A locking plate may be indicated if the bone quality is poor or when the fracture extends into softer metaphyseal bone.
Traditionally a 4.5 mm plate has been advised for the tibial shaft. Its advantages include increased plate thickness and larger screw size for added strength. These plates are, however, more difficult to contour and may be too prominent.
A 3.5 mm plate offers improved contourability and multiple screw options in metaphyseal (end-segment) zones. However, they are less durable than the large fragment plates.
Another consideration is the choice between an anatomically precontoured plate or one which the surgeon contours. For plates which need to be contoured, the following steps have to be employed.
Twisting the plate
The anteromedial surface of the tibial shaft twists internally approximately 20° as it approaches the medial malleolus.
The first step of plate contouring is to twist the plate so it matches the tibial surface upon which it will lie.
If the plate is bent before it is twisted, the process of twisting will alter the bend that has been created.
Matching the curvature
Depending upon the plate location, more or less bending of the plate will be required to match the contour of the intact (or reduced) bone. Much of the medial tibial shaft is quite straight, so that little bending is required. However, the distal medial surface has a significant concavity, with a typical radius of curvature of 20 cm as illustrated.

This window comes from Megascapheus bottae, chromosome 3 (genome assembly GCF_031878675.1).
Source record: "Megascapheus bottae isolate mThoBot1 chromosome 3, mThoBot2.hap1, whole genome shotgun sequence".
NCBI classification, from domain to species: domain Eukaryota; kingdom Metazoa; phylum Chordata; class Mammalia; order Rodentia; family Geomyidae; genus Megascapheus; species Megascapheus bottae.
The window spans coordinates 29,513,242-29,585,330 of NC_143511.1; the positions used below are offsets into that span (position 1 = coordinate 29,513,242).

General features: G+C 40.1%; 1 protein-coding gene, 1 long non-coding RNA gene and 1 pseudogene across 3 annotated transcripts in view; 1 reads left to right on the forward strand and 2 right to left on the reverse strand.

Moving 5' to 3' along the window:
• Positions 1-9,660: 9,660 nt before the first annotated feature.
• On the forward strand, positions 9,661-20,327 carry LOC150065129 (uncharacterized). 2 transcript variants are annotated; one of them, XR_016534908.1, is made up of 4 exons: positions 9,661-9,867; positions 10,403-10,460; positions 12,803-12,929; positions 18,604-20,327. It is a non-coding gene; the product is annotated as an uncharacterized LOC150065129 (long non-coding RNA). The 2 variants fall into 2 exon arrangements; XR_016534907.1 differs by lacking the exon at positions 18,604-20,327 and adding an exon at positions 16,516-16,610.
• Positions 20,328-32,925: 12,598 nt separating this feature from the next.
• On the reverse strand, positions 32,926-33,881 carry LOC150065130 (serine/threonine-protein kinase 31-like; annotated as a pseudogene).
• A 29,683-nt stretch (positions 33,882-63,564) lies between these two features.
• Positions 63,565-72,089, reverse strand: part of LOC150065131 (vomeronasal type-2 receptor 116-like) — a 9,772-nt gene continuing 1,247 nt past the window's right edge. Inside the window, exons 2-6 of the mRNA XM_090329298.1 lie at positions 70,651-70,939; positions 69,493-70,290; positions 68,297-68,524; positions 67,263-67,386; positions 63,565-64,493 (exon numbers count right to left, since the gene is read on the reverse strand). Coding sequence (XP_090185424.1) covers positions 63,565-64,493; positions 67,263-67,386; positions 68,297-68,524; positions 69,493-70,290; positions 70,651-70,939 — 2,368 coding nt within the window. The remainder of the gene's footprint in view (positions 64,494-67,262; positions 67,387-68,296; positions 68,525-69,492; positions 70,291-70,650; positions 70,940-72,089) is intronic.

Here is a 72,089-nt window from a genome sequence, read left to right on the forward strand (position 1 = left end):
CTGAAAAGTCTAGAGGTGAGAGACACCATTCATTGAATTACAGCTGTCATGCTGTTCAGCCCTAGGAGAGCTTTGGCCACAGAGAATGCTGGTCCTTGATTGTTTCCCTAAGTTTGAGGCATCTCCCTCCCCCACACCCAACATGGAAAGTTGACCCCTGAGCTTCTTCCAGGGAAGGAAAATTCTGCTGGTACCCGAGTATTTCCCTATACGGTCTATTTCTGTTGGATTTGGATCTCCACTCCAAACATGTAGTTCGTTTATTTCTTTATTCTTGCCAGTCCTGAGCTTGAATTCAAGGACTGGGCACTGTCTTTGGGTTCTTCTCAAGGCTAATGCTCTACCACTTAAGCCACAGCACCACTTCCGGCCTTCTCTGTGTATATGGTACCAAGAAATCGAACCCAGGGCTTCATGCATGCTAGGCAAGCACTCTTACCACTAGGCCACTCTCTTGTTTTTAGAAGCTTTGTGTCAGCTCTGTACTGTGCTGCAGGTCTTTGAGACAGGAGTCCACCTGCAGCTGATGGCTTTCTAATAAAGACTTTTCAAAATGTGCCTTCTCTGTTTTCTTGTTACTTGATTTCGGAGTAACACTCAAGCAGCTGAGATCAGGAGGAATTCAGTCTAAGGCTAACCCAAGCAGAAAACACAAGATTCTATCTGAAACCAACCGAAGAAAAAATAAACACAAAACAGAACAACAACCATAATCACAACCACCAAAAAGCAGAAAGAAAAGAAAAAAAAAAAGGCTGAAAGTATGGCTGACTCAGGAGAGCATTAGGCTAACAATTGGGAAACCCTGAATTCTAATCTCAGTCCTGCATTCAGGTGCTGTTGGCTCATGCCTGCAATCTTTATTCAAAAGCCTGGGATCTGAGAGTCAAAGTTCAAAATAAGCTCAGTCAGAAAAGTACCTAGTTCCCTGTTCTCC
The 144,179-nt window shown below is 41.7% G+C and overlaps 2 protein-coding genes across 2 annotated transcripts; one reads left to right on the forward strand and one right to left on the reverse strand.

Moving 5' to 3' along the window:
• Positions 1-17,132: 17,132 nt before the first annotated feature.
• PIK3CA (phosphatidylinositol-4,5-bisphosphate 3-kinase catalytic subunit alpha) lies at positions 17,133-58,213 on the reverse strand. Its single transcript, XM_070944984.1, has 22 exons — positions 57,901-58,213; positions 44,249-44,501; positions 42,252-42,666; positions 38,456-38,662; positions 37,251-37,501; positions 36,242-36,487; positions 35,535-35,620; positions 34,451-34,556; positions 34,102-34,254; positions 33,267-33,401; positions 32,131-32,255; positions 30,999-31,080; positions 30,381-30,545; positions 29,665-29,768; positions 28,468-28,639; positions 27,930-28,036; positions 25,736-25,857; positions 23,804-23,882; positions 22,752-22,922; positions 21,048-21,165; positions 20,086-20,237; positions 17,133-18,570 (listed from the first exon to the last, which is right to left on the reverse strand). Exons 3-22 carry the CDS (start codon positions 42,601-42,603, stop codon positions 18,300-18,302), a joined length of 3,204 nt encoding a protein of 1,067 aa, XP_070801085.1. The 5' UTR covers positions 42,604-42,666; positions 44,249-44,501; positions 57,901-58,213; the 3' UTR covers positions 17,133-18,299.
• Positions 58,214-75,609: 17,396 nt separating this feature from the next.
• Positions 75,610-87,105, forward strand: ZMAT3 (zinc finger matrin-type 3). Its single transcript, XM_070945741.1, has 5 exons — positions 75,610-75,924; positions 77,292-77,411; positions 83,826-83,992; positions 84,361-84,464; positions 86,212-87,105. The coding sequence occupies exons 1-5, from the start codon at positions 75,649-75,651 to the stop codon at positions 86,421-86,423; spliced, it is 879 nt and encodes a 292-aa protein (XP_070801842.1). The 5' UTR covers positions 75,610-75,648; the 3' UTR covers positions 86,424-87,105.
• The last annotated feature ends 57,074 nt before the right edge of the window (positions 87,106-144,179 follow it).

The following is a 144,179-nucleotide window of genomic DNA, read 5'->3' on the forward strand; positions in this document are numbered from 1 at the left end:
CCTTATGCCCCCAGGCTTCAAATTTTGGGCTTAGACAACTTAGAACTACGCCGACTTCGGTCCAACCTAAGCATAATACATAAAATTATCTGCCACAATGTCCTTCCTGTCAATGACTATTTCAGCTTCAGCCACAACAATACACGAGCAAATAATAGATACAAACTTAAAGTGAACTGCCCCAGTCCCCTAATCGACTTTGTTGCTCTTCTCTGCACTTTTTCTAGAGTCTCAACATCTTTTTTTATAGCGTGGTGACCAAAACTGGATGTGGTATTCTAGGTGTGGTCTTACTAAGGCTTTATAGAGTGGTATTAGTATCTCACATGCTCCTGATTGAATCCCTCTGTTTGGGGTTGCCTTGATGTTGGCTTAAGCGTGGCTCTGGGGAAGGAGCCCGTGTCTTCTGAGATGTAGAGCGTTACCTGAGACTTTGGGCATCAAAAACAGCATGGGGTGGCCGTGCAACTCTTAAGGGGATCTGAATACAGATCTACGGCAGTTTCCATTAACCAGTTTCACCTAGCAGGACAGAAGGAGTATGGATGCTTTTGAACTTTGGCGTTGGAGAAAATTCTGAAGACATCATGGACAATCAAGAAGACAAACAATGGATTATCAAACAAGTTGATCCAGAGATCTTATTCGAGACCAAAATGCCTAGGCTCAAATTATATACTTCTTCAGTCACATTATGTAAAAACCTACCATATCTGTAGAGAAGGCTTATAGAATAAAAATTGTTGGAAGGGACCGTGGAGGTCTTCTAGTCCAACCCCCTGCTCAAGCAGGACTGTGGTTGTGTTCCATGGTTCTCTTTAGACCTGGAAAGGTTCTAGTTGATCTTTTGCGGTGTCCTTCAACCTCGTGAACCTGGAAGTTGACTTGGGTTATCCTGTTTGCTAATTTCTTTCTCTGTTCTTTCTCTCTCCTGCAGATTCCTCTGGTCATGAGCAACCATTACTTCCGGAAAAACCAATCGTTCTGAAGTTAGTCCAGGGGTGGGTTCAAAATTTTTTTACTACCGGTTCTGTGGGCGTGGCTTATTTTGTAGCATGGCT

Such a 20 cm radius can be drawn on a sterile drape and used as a template for plates to be used in this location.
Bending the plate
The plate can be bent with bending irons alone, but it is preferable to bend with a bending press, because the press gives more control.
In either case, the bending is done in small steps to produce a smooth contour. Contouring only takes place over the distal 10-12 cm of the plate. When finished, the plate should match the 20 cm radius of curvature.
5 Fixation topenlarge
Axial compression with eccentric screw
Now, with the fracture reduced and plate properly positioned, drill eccentrically (load position) for the first screw in the proximal segment. Insert the eccentric screw fully to additionally compress the transverse fracture site.
Remember for oblique fractures to use plate compression “into the axilla” of plate and bone. Use of only an eccentric compression screw may not produce sufficient compression, unless a nearly perfect reduction is present before the screw is tightened. Many surgeons thus prefer to use a device external to the plate to compress more complex fractures like the illustrated C2 pattern.
Insertion of remaining screws
Then the remaining screws are either placed centrally and the surgeon works towards the end of the plate or works from one end of the plate to the other.
Remember that it is not necessary to fill every hole of the plate, particularly in the diaphysis.